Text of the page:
Ru Freeman‘s debut novel A Disobedient Girl chronicles the trials and travails of two Sri Lankan women and their pursuit of freedom. Ursula Hegi (Stones from the River) calls it “Evocative and moving. Ru Freeman is a marvelous storyteller who sees deeply into the complex layers of compassion and love, of sorrow and betrayal. An amazing first novel.” Ru’s creative and political writing has appeared internationally, and A Disobedient Girl will be published in translation in Italy, Israel, Taiwan, Brazil and the Netherlands. Ru blogs on her official site, rufreeman.com.
If you weren’t a writer, how would you spend your time?
When I’m not writing fiction or literary non-fiction, I’m usually writing about political events, which is not the same as being A Writer in my opinion. It is difficult for me to disengage from the world, so I’d be involved in politics one way or another, full time rather than as I do now, part time. I’d be writing about it, campaigning for a political outcome I favor, or advocating for people or causes I feel strongly about. I thrive in public settings and among strangers, so any kind of political work would be interesting to me. And more dancing, too, which I can only do on the side right now.
Which book do you wish you’d written?
I think this question has to take into consideration what I could write, in terms of an understanding of certain kinds of events or places or predicaments, so I’d say A Fine Balance, by Rohinton Mistry. I have admired him for a long time, and he accomplished a great deal in that book in terms of portraying a place and a system of injustice but in ways that made the reader to transcend both of those things to reach the humanity of his characters. Very different to books like Kiran Desai’s Inheritance of Loss and the Hollywoodization of places, like in Slumdog Millionaire. If there is a book I still aspire to write and perhaps feel is possible, down the line, it would be Cracking India by Bapsi Sidhwa, except with regard to Sri Lanka. It would take many years, a tremendous amount of research and serious commitment, but that’s an aspiration.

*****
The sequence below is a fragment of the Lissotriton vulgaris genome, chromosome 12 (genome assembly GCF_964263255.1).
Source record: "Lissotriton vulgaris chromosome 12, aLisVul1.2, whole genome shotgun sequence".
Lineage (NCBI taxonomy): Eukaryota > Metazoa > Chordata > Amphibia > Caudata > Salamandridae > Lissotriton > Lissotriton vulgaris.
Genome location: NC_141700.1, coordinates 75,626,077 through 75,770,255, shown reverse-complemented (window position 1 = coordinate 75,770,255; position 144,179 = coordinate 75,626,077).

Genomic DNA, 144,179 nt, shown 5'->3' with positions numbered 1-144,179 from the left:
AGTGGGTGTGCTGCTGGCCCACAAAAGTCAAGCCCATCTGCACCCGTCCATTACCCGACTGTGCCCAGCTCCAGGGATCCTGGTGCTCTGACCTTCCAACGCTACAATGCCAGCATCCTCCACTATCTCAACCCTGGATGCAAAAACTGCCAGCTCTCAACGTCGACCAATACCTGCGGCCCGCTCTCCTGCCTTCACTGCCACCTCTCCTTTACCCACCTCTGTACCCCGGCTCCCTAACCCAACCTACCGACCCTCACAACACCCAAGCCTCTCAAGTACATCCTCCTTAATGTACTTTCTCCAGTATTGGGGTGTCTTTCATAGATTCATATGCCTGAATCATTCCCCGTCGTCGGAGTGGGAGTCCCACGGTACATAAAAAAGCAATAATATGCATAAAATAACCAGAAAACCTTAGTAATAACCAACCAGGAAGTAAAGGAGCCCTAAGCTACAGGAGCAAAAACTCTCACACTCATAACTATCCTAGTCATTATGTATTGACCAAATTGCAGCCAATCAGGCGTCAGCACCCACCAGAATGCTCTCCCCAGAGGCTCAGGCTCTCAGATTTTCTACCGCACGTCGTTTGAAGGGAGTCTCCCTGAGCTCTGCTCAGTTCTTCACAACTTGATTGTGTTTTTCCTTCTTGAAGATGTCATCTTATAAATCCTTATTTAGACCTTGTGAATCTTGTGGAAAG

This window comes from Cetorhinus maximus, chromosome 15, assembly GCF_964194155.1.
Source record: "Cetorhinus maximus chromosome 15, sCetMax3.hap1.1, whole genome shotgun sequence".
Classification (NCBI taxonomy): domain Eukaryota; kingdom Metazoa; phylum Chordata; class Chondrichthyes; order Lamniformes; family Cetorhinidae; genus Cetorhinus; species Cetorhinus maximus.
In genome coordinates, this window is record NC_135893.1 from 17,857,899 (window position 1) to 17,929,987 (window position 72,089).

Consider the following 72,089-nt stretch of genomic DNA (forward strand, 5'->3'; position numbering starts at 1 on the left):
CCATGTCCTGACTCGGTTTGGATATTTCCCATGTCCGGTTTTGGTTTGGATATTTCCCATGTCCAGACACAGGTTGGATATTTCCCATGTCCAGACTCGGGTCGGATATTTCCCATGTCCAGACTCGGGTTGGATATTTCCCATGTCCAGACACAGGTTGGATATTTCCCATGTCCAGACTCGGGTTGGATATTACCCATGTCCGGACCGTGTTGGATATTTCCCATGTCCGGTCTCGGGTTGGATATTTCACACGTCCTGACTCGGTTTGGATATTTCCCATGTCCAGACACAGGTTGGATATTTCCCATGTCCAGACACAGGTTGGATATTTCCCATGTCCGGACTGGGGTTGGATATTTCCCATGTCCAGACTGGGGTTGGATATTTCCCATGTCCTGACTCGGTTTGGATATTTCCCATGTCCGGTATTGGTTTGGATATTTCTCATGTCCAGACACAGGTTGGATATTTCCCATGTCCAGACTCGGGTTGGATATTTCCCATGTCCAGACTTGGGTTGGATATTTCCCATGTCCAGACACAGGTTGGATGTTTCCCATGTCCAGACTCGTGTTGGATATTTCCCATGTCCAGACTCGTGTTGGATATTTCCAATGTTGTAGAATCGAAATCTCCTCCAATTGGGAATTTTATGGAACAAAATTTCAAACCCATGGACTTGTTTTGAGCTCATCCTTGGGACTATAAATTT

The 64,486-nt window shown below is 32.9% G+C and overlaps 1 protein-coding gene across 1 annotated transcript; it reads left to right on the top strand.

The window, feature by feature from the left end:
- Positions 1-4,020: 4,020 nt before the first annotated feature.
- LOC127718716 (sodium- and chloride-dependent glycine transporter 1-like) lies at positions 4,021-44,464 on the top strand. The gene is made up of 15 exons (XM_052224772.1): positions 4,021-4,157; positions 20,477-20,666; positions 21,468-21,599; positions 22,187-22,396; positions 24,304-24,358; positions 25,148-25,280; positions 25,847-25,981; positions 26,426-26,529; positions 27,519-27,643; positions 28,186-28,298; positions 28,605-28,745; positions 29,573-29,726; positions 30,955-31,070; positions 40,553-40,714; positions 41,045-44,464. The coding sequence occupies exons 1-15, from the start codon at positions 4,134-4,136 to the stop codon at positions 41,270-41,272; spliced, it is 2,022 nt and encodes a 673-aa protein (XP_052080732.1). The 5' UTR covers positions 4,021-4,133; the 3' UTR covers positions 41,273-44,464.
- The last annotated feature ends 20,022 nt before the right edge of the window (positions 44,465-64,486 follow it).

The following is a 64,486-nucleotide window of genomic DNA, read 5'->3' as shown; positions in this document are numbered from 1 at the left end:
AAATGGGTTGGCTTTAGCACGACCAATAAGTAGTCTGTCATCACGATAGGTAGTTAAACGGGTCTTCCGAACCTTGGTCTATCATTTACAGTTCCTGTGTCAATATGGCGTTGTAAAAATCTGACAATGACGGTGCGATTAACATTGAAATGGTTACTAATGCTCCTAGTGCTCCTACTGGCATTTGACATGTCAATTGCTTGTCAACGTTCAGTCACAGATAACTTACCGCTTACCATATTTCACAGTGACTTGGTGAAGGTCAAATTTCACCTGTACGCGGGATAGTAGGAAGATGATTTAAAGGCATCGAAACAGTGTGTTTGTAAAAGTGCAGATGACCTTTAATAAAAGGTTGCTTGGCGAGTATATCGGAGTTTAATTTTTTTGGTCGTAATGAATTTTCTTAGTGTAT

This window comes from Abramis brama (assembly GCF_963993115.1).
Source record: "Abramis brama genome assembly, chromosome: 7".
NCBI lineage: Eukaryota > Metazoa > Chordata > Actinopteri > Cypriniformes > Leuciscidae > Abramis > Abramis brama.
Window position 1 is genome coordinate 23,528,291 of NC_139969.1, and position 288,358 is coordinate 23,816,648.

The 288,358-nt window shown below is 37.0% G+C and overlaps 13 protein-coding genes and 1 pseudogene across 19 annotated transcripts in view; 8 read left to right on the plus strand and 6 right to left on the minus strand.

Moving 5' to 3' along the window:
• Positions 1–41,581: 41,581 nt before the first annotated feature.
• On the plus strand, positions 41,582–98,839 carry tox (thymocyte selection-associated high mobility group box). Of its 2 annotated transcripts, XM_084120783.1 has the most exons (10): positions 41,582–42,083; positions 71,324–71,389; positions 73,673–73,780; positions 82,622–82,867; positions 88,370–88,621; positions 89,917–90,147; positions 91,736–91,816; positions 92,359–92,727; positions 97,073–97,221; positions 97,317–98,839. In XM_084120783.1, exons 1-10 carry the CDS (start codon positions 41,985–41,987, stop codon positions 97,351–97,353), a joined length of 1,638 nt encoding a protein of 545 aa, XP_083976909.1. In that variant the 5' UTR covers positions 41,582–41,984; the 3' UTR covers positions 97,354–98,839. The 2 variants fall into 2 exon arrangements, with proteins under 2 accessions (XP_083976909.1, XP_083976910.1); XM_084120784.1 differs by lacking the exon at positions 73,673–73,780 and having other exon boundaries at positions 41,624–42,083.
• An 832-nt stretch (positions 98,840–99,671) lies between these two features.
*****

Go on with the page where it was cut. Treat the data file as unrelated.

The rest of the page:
What are the websites you couldn’t live without?
Oh. God. To be completely honest, I’d be very unhappy – sedentary as I am so much of the time in front of a computer! – if Facebook were to end. But there are so many I visit on a regular basis both the political ones and the literary ones that I feel I need. In terms of the latter, it is not only the review-based ones but the blogs of my writer friends; Alex Chee, Laila Lalami, writers who combine politics with their creative work for instance, I would be deeply disturbed if they stopped posting.
What are you working on now?
I’m thick in the middle of book promotion stuff. In between I’m trying to revise a non-fiction essay on being an immigrant for a terrific literary journal, and getting back to my second book which is supposed to be done in a few months. That is also set in Sri Lanka, and working toward that Sidwa book I mentioned earlier, but nowhere near that scale.
Do you listen to music while you write? What?
I listened to a lot of music from Israel and Palestine as well as the music of Andalusia and the music of the Roma when I was writing my first, unpublished, novel. It really helped me with the writing mostly because it evoked those places for me and music was very much a part of the book. Of course, that also meant that the music wrote itself into the book in ways that were perhaps overdone. It needs a lot of – silent – revision! I don’t listen to music when I write now. I use it for dance like I said in that Poets & Writers online series, Writers Recommend where I talked about how I use music to get unstuck. Because dance is so much a part of my life, music gets under my skin and interferes rather than helps so I have found I can’t really listen to it and write at the same time. For me that is like trying to hold my breath and breathe underwater.